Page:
People who wear face masks are 13 TIMES more likely to stick to physical distancing and see other mask-wearers in a positive light due to a 'social contract'

Wearing a mask while shopping makes you 13 times more likely to stick to social distancing and engage with measures to slow the spread of Covid-19, study found. 
Experts from the University of Erfurt asked nearly 7,000 people their views on masks and their feelings towards other people who do or don't wear face coverings.  
People wearing a face mask were seven times more likely to wash their hands, 20 times more likely avoid handshakes, and 13 times more likely to stick to distancing. 
Study author Cornelia Betsch said the findings are 'evidence that a mandatory mask policy is an effective, fair, and socially responsible solution to curb coronavirus.'
In the UK face coverings are required on all public transports, in shops and supermarkets, while visiting hair salons and barbers and in places of worship.  
There are fines starting at £100 for failing to comply with these rules that doubles for each repeat offence up to a maximum value of £3,200. 
People wearing a face mask were seven times more likely to wash their hands, 20 times more likely avoid handshakes, and 13 times more likely to stick to distancing
People wearing a face mask were seven times more likely to wash their hands, 20 times more likely avoid handshakes, and 13 times more likely to stick to distancing
Since June 2020, World Health Organization has recommended that healthy people wear non-medical masks to control the spread of COVID-19, for example, in settings where physical distancing cannot be achieved.
In Germany face masks are compulsory on public transport and while shopping and in France they are mandatory in public. 
Countries increasingly require masks in closed public spaces such as supermarkets. 
Evidence has accumulated that strategies targeting the susceptible population can effectively contribute to the containment of the outbreak, researchers say.
Based on weekly cross-sectional surveys of nearly 7,000 people in Germany during April-May 2020, researchers report that mask-wearing behavior increased sharply when a mandatory mask policy was implemented.
They say this was despite only moderate support for the policy and that mask wearing was associated positively with other protective behaviours.
As well as examining the survey data, the team carried out an experiment involving 925 participants involving a fictional scenario and people not wearing a mask.
They found that a voluntary mask policy might lead to lower compliance, greater stigmatisation, and be perceived as less fair than a mandatory policy.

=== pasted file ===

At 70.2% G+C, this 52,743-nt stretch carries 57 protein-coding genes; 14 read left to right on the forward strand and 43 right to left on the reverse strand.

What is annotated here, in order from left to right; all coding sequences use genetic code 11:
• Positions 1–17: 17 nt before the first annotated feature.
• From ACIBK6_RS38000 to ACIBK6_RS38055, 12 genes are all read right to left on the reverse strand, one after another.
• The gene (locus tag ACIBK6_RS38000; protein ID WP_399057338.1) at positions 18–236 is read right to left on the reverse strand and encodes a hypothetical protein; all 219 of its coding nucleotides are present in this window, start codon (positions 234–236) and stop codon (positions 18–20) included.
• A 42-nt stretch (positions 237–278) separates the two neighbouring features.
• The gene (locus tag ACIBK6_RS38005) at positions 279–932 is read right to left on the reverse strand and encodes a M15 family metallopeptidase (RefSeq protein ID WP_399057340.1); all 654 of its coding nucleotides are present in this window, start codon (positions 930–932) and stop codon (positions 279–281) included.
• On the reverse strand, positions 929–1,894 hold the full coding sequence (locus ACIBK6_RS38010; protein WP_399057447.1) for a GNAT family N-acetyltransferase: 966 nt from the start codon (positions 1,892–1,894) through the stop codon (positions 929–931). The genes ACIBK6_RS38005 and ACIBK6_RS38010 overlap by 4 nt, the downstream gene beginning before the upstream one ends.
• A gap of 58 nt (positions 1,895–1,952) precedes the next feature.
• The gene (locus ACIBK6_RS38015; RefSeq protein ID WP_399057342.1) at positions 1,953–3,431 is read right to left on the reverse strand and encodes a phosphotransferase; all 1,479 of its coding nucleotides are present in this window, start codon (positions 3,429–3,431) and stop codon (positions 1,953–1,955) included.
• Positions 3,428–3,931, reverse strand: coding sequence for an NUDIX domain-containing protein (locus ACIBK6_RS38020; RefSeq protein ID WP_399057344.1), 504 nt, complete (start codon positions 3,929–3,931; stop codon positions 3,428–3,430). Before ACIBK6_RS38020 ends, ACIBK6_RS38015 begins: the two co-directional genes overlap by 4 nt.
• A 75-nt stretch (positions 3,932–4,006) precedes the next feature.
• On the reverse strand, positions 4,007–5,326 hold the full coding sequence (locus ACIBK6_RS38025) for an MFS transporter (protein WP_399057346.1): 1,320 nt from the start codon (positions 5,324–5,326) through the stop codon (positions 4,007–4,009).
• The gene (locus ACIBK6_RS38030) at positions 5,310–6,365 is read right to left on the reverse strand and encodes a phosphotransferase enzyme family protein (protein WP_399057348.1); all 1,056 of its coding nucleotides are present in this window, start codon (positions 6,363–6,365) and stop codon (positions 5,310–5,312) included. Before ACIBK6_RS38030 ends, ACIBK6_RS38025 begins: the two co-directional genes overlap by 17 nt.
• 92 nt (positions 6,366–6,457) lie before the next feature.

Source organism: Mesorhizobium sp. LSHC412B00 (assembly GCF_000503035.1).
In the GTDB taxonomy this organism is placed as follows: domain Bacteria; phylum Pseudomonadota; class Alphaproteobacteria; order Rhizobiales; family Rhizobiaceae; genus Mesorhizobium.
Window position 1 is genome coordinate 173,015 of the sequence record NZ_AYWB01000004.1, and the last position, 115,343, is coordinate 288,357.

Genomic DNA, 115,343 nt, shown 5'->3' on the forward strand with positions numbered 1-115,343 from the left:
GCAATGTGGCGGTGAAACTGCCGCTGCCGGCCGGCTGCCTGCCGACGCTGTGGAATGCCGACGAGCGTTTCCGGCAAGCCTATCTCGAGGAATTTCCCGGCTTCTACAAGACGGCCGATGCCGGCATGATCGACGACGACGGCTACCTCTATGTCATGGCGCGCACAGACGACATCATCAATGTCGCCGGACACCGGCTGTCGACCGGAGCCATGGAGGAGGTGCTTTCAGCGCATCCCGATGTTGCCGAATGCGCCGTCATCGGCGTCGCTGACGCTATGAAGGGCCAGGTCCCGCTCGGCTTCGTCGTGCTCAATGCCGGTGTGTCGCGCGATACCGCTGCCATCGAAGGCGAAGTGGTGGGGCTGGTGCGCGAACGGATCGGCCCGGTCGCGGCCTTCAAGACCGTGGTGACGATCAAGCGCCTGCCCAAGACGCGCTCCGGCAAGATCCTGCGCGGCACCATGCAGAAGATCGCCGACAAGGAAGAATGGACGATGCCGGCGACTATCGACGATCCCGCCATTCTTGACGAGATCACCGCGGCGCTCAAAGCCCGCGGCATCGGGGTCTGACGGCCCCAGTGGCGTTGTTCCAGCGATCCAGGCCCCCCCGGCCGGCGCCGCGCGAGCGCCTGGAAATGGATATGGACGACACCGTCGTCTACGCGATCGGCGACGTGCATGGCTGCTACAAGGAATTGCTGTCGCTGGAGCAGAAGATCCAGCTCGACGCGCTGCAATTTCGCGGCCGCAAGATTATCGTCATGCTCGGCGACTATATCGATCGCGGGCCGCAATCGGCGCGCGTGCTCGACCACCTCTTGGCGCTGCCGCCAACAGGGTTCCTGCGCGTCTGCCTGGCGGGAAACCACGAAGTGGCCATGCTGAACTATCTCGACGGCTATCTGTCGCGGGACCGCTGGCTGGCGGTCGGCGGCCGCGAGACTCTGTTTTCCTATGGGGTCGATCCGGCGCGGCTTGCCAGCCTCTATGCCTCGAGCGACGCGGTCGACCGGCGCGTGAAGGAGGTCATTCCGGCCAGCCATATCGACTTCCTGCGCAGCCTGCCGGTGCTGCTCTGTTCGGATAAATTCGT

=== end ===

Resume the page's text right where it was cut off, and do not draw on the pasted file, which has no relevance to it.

The results from both studies indicate that, independent from policies, wearing masks is a social contract wherein compliant people perceive each other more positively, and non-compliance is socially punished.  
This is consistent with previous work from the earlier SARS pandemic demonstrating that more empathic people are more likely to wear masks and that empathy can be regarded as a prerequisite for pro-social behavior
The team say that the universal adoption of moderately effective masks could prevent up to 45 per cent of projected deaths over two months.
Experts from the University of Erfurt asked nearly 7,000 people their views on masks and their feelings towards other people who do or don't wear face coverings. Stock image
Experts from the University of Erfurt asked nearly 7,000 people their views on masks and their feelings towards other people who do or don't wear face coverings. Stock image
'While uptake under a voluntary policy is reasonably high, it is still not sufficient to meet these required thresholds,' the team explained. 
'Importantly, since mask wearing is a social contract, high uptake is necessary to prevent stigmatisation', with those wearing masks feeling a sense of appreciation to others wearing a mask in public.
'Participants who reported wearing a mask frequently in their everyday life perceived greater warmth toward others who also wear a mask than toward others who do not.'
The team say that governments should introduce a mandatory mask policy, along with explicit communication of the benefits of mask wearing to slow the spread.
The findings have been published in the journal Proceedings of the National Academy of Sciences
People who wear face masks are 13 TIMES more likely to stick to physical distancing and see other mask-wearers in a positive light due to a 'social contract' People who wear face masks are 13 TIMES more likely to stick to physical distancing and see other mask-wearers in a positive light due to a 'social contract' Reviewed by STATION GOSSIP on 17:33 Rating: 5

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